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Hackers Accessed Data From 29 Million Facebook Users
To get the Facebook data, hackers took advantage of a security flaw in the social network's "View As" code, a feature designed to let people see what their profile looks like to someone else. The Facebook access tokens that hackers were able to obtain are basically digital keys that allow people to stay logged in to Facebook.
According to Facebook, hackers used a set of accounts that they controlled that were connected to Facebook friends. An automated technique was used to move from account to account, allowing them to collect access tokens in September 2018.
Hackers were able to obtain timeline posts, friend lists, groups, and the names of recent Messenger conversations from an initial 400,000 people. People in this group who were Page admins of a Page that had received a message from someone on Facebook had the content of their messages stolen.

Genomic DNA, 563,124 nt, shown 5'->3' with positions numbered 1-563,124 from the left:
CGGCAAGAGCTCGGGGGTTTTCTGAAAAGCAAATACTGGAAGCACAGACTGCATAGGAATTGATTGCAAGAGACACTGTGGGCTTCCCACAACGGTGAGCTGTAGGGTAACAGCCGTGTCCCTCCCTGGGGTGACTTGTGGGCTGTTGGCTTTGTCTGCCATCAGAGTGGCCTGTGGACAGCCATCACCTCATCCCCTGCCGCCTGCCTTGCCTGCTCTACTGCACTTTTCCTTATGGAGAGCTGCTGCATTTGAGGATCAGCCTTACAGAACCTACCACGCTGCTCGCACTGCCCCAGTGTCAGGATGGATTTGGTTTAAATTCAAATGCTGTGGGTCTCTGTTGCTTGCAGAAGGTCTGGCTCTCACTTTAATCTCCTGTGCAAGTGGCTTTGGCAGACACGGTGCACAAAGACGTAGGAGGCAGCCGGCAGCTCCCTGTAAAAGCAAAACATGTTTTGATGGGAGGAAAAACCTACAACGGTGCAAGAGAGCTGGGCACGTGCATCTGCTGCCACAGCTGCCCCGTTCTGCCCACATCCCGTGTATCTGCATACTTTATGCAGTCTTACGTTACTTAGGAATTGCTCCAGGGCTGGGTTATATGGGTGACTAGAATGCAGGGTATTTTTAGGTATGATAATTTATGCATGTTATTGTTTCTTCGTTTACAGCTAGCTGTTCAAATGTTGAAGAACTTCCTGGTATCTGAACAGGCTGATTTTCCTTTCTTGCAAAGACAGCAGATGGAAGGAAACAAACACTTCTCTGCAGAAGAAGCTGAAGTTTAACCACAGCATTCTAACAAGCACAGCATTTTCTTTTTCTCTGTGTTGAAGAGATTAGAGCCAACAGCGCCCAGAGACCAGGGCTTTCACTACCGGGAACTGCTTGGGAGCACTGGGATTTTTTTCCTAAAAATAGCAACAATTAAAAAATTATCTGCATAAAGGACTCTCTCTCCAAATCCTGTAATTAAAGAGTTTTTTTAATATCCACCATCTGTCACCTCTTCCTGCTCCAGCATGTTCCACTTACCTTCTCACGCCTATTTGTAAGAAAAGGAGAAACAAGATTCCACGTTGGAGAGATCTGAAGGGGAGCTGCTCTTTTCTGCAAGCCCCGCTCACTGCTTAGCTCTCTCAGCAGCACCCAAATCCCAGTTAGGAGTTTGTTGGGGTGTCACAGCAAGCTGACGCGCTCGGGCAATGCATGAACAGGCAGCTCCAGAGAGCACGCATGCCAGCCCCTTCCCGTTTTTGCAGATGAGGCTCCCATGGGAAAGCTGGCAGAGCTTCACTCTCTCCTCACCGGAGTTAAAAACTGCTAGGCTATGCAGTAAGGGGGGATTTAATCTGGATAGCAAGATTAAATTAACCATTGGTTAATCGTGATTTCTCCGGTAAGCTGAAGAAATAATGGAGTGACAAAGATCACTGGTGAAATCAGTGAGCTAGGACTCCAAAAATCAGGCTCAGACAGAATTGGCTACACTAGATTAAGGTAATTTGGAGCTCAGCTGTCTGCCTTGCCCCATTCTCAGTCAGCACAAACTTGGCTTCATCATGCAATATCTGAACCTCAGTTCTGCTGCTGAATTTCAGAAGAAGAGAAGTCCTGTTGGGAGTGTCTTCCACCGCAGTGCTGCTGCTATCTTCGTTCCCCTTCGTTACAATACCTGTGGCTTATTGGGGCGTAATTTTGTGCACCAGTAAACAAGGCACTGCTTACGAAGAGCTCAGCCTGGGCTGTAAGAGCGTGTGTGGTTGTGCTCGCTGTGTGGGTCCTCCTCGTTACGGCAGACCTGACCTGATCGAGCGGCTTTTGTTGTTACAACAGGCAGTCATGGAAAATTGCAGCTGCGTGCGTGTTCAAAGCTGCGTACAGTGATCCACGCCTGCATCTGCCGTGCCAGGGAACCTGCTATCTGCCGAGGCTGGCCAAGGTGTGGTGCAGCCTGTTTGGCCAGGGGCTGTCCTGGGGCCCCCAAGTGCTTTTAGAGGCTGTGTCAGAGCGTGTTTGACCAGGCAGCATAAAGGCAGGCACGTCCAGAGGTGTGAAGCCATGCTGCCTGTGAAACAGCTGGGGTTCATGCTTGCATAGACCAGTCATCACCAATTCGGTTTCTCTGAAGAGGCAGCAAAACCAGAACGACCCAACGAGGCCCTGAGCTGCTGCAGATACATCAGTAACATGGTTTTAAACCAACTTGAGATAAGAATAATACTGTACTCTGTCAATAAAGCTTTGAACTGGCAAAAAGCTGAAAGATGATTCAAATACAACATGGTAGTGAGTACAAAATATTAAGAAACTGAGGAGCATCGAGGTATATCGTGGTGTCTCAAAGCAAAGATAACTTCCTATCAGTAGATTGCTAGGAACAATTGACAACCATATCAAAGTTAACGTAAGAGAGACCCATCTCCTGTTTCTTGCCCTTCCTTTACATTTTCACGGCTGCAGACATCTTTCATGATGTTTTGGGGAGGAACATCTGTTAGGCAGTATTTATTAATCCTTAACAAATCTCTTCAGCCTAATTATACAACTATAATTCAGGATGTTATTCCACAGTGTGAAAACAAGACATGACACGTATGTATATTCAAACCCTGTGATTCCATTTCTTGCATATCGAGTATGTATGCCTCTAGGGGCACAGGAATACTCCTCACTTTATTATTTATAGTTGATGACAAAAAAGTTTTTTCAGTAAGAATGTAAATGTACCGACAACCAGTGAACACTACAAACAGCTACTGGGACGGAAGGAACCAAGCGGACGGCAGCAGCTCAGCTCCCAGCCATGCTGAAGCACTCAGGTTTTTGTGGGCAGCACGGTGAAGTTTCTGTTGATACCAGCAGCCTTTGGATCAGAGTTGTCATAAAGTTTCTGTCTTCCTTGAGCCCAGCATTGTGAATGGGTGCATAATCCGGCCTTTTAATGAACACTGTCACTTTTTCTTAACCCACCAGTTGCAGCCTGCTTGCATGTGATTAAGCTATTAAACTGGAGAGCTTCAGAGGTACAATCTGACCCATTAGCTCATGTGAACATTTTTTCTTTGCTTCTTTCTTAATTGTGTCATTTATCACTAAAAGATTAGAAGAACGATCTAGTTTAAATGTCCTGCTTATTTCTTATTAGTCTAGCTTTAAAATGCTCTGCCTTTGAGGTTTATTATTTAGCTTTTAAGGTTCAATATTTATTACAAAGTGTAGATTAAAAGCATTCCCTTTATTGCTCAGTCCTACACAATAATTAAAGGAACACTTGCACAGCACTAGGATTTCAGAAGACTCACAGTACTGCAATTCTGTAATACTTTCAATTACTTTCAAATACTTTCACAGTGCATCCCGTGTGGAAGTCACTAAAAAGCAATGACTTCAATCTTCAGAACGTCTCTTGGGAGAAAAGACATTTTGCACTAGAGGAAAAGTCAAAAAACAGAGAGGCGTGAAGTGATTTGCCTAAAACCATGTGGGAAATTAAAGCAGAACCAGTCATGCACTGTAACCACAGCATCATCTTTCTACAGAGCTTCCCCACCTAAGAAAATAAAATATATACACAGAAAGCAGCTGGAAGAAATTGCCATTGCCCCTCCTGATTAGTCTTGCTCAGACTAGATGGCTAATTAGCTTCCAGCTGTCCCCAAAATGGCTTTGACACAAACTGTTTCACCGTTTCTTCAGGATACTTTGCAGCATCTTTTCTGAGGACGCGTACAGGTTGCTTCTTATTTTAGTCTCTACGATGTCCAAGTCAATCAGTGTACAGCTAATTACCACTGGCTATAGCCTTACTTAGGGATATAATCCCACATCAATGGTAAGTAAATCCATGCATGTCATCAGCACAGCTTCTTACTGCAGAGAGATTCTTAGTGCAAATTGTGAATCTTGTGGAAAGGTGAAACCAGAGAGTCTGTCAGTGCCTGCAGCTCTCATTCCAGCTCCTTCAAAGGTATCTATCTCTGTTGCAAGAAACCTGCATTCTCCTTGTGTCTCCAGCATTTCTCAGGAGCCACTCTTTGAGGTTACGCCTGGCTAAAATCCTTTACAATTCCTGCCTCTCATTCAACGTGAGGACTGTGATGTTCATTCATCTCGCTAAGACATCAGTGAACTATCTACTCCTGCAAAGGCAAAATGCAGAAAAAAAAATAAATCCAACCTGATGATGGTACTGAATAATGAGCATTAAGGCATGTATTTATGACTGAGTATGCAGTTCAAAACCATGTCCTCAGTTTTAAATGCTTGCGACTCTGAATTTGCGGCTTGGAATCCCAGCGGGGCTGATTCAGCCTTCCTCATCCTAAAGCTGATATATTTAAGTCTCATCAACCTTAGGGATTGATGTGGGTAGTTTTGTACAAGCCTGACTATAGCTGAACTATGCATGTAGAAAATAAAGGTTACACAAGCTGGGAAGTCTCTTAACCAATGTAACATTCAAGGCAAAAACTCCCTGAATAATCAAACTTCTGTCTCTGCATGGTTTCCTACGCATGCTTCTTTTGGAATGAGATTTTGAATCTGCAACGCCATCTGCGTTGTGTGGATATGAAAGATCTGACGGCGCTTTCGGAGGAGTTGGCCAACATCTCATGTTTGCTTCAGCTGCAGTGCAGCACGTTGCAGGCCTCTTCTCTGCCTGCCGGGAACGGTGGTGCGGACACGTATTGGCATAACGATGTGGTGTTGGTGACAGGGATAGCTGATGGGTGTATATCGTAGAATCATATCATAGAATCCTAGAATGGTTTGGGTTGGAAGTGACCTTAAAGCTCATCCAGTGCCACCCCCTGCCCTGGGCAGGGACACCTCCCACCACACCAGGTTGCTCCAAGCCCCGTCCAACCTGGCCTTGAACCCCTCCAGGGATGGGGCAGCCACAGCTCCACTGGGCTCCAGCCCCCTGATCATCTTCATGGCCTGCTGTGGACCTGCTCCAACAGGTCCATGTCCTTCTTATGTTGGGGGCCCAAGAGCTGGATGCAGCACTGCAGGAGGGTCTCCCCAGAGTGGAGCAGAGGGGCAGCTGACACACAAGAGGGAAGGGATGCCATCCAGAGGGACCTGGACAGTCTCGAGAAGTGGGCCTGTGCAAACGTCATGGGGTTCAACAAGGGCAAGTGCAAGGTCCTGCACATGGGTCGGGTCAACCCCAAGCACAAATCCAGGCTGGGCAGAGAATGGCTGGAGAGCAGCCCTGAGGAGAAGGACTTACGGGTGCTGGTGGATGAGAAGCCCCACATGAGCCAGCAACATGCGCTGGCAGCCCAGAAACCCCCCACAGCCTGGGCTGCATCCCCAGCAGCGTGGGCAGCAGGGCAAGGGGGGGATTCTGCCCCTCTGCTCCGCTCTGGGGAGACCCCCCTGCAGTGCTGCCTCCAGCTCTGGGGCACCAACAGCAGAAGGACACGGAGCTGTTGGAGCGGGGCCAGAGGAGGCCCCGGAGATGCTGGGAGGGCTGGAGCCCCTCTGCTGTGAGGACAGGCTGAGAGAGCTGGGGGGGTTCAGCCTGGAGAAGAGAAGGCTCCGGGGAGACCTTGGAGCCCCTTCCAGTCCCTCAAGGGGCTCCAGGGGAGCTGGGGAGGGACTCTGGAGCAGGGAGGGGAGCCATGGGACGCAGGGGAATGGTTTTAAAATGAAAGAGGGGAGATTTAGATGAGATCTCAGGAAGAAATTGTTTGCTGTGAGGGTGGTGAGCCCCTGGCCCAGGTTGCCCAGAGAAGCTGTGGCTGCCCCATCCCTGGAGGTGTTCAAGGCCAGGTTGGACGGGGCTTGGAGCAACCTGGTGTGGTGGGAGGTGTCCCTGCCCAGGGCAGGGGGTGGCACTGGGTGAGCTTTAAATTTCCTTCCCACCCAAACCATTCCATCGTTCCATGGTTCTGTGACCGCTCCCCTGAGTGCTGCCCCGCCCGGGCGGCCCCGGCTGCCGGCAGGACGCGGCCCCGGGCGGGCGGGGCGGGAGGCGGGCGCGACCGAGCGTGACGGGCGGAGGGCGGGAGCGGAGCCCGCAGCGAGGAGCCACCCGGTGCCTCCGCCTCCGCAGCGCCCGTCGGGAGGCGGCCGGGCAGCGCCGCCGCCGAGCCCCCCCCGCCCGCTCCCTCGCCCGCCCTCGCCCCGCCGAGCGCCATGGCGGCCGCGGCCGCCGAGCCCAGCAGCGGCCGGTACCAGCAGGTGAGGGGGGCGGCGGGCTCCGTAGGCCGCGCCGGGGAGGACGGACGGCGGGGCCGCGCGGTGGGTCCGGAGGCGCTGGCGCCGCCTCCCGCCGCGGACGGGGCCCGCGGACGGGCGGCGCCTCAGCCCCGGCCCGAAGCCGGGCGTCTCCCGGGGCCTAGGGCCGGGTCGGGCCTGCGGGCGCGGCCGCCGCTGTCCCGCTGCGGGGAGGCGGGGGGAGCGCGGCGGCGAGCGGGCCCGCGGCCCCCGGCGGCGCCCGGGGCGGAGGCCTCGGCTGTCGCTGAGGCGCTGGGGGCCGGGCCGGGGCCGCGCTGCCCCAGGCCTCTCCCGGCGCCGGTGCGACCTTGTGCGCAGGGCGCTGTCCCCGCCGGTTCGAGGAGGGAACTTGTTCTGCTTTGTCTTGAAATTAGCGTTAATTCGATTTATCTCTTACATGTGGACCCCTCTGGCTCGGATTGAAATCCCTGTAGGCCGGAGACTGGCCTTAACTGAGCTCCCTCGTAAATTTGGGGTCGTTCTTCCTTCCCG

After stealing data from the 400,000 people attacked first, Facebook used their friends list to steal access tokens for approximately 30 million people.
For 15 million people, attackers were able to access name and contact details that include phone number and email address.
For 14 million people, hackers were able to access the same information as well as other data that includes username, gender, location, relationship status, religion, hometown, current city, birthdate, device types used to access Facebook, education, work, the last 10 places where they checked in, websites, people, Pages they follow, and 15 most recent searches.
An additional 1 million people had their access tokens stolen but no information was obtained.
According to Facebook, people can find out whether or not they were affected through the Facebook Help Center. Over the "coming days," Facebook plans to send customized messages to the 30 million people who were affected to explain what information hackers might have obtained.
The FBI is investigating the attack and Facebook has been asked "not to discuss who may be behind [the] attack."